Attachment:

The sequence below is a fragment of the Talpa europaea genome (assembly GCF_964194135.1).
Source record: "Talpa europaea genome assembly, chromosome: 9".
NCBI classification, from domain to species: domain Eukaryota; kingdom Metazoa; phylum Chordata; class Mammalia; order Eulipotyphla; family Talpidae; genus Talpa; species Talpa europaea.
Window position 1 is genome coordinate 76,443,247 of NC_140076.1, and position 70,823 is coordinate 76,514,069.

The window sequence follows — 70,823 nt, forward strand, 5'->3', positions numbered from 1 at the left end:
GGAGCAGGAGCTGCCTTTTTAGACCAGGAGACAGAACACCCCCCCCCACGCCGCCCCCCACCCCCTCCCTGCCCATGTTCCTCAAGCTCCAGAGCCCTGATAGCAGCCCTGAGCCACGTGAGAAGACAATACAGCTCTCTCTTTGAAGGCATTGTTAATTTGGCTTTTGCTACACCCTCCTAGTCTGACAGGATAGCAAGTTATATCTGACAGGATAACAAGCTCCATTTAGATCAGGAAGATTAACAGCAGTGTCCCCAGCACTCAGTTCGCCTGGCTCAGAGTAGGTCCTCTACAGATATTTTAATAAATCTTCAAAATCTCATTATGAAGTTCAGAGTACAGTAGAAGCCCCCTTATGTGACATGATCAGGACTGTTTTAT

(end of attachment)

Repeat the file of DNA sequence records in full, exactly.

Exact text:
The sequence below is a fragment of the Talpa europaea genome (assembly GCF_964194135.1).
Source record: "Talpa europaea genome assembly, chromosome: 9".
NCBI classification, from domain to species: domain Eukaryota; kingdom Metazoa; phylum Chordata; class Mammalia; order Eulipotyphla; family Talpidae; genus Talpa; species Talpa europaea.
Window position 1 is genome coordinate 76,443,247 of NC_140076.1, and position 70,823 is coordinate 76,514,069.

The window sequence follows — 70,823 nt, forward strand, 5'->3', positions numbered from 1 at the left end:
GGAGCAGGAGCTGCCTTTTTAGACCAGGAGACAGAACACCCCCCCCCACGCCGCCCCCCACCCCCTCCCTGCCCATGTTCCTCAAGCTCCAGAGCCCTGATAGCAGCCCTGAGCCACGTGAGAAGACAATACAGCTCTCTCTTTGAAGGCATTGTTAATTTGGCTTTTGCTACACCCTCCTAGTCTGACAGGATAGCAAGTTATATCTGACAGGATAACAAGCTCCATTTAGATCAGGAAGATTAACAGCAGTGTCCCCAGCACTCAGTTCGCCTGGCTCAGAGTAGGTCCTCTACAGATATTTTAATAAATCTTCAAAATCTCATTATGAAGTTCAGAGTACAGTAGAAGCCCCCTTATGTGACATGATCAGGACTGTTTTAT